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J Rheumatol. 2019 Mar 15. pii: jrheum.181121. doi: 10.3899/jrheum.181121. [Epub ahead of print]

Identifying Rheumatoid Arthritis Cases within the Quebec Health Administrative Database.

Author information

1
From the Department of Epidemiology, Biostatistics and Occupational Health, McGill University; Division of Clinical Epidemiology, Research Institute of the McGill University Health Centre; Department of Medicine, McGill University, Montreal, Quebec, Canada. Z.F. Slim, PhD, Department of Epidemiology, Biostatistics and Occupational Health, McGill University, and Division of Clinical Epidemiology, Research Institute of the McGill University Health Centre; C. Soares de Moura, PhD, Research Associate, Centre for Outcomes Research and Evaluation, Division of Clinical Epidemiology, Research Institute of the McGill University Health Centre; S. Bernatsky, MD, PhD, Professor of Medicine, Division of Clinical Epidemiology, Research Institute of the McGill University Health Centre, and Department of Medicine, McGill University; E. Rahme, PhD, Associate Professor of Medicine, Division of Clinical Epidemiology, Research Institute of the McGill University Health Centre, and Department of Medicine, McGill University. Address correspondence to Dr. S. Bernatsky, Centre for Outcomes Research and Evaluation of Research Institute of the McGill University Health Centre, 5252 Boul. de Maisonneuve Ouest, Office 3F.51, Montreal, Quebec H4A 3S5, Canada. E-mail: sasha.bernatsky@mcgill.ca. Accepted for publication February 13, 2019.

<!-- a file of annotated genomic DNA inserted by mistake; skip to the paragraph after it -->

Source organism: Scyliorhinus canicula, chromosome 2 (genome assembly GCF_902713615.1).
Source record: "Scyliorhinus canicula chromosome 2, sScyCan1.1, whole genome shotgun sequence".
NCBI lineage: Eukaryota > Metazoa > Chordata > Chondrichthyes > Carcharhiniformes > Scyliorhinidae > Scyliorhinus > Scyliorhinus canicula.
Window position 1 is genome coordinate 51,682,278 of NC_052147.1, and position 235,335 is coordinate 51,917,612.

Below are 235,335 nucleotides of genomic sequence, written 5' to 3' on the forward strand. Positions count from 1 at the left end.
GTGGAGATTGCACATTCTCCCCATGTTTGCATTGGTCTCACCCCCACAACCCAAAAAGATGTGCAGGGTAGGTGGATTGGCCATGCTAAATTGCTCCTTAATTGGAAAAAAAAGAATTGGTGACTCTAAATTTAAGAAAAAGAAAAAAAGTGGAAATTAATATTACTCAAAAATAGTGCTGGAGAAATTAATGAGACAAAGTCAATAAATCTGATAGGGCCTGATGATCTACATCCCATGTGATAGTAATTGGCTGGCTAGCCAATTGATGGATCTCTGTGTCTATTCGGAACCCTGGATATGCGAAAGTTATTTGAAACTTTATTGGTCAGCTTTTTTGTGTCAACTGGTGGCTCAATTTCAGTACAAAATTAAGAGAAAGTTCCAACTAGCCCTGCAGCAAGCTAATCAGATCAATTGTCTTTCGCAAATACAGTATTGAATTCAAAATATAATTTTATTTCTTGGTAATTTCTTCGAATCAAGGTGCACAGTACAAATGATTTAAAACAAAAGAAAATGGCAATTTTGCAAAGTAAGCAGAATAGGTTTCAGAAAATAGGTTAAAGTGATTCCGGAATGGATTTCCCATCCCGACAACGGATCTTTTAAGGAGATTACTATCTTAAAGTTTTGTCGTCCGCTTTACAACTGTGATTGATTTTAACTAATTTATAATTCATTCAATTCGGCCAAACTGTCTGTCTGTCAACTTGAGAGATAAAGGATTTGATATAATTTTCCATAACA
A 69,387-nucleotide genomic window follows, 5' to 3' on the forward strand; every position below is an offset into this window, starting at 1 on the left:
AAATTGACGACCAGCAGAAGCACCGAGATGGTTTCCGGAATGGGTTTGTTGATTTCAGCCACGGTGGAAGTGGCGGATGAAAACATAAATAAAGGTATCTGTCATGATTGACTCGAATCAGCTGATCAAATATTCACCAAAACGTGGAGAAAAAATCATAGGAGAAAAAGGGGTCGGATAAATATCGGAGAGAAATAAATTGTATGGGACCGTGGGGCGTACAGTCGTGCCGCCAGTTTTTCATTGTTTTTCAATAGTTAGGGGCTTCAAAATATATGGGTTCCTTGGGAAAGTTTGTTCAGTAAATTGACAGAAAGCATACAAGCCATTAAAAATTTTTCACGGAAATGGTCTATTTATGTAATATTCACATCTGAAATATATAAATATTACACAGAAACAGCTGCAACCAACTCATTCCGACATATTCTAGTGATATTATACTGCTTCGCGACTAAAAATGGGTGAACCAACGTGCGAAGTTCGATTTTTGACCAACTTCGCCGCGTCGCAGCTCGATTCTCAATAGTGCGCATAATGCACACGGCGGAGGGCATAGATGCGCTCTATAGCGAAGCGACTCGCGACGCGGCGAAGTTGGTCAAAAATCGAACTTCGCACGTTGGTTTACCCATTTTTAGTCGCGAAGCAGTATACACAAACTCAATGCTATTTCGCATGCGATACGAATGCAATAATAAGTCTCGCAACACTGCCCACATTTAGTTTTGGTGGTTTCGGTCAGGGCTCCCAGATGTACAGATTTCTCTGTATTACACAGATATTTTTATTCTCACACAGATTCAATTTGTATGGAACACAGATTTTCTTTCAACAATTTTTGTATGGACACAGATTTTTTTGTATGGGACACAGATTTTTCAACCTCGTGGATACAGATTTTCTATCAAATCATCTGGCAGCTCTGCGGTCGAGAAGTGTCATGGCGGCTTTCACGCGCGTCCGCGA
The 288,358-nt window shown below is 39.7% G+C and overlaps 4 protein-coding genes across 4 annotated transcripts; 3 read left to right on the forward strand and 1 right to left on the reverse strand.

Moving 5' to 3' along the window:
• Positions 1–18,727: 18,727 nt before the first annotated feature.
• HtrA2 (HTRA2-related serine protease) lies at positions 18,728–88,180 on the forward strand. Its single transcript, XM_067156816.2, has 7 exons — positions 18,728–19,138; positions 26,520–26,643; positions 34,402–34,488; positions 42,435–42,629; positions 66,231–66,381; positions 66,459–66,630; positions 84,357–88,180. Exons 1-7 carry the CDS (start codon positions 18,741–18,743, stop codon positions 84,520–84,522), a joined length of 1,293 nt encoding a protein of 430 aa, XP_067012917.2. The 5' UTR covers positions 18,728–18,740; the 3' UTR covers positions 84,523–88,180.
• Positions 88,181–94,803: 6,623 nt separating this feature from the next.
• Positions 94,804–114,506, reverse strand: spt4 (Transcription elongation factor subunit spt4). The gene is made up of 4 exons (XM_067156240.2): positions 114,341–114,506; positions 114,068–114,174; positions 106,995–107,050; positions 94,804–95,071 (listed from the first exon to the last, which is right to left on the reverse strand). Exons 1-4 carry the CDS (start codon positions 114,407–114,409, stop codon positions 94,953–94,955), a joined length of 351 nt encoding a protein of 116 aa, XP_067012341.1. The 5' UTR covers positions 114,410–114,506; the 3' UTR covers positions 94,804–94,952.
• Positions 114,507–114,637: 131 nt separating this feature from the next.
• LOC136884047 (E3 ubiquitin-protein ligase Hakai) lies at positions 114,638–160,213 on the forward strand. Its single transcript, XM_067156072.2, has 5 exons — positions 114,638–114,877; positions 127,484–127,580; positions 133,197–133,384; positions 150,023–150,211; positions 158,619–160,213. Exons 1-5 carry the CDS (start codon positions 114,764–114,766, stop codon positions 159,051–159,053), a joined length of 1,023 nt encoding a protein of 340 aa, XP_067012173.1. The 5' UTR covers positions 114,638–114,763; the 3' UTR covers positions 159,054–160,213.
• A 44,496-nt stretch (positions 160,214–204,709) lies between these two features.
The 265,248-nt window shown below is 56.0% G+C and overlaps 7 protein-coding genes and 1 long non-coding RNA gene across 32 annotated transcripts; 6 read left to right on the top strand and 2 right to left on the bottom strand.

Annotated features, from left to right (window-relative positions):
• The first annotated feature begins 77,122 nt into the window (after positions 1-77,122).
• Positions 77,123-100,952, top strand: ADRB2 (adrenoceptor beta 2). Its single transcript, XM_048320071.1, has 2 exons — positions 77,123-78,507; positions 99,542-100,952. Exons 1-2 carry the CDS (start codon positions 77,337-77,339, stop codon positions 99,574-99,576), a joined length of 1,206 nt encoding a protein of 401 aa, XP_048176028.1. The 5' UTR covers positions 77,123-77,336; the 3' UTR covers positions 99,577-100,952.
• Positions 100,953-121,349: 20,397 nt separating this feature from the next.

Abstract

OBJECTIVE:

Our objective was to calculate rheumatoid arthritis (RA) point prevalence estimates in the CARTaGENE cohort, as well as to estimate the sensitivity and specificity of our ascertainment approach, using physician billing data. We investigated the effects of using varying observation windows in the Régie de l'assurance maladie du Québec (RAMQ) health services administrative databases, alone or in combination with self-reported diagnoses and drugs.

METHODS:

We studied subjects enrolled in the CARTaGENE cohort, which recruited 19,995 participants from 4 metropolitan regions in Québec from August 2009 to October 2010. A series of Bayesian latent class models were developed to assess the effects of 3 factors: the number of years of billing data, the addition of self-reported information on RA diagnoses and drugs, and the adjustment for misclassification error.

RESULTS:

The 3-year 2010 point prevalence estimate among cohort members aged 40-69 years, using physician billing plus self-report, adjusting for misclassification error in each source, was 0.9% [95% credible interval (CrI) 0.7-1.2] with RAMQ sensitivity of 84.0% (95% CrI 74.0-93.7) and a specificity of 99.8% (95% CrI 99.6-100.0). Our results show variations in the prevalence point estimates related to all 3 factors investigated.

CONCLUSION:

Our study illustrates that multiple data sources identify more RA cases and thus a higher prevalence estimate. RA point prevalence estimates using billing data are lower if fewer years of data are used.

PMID:
30877218
DOI:
10.3899/jrheum.181121

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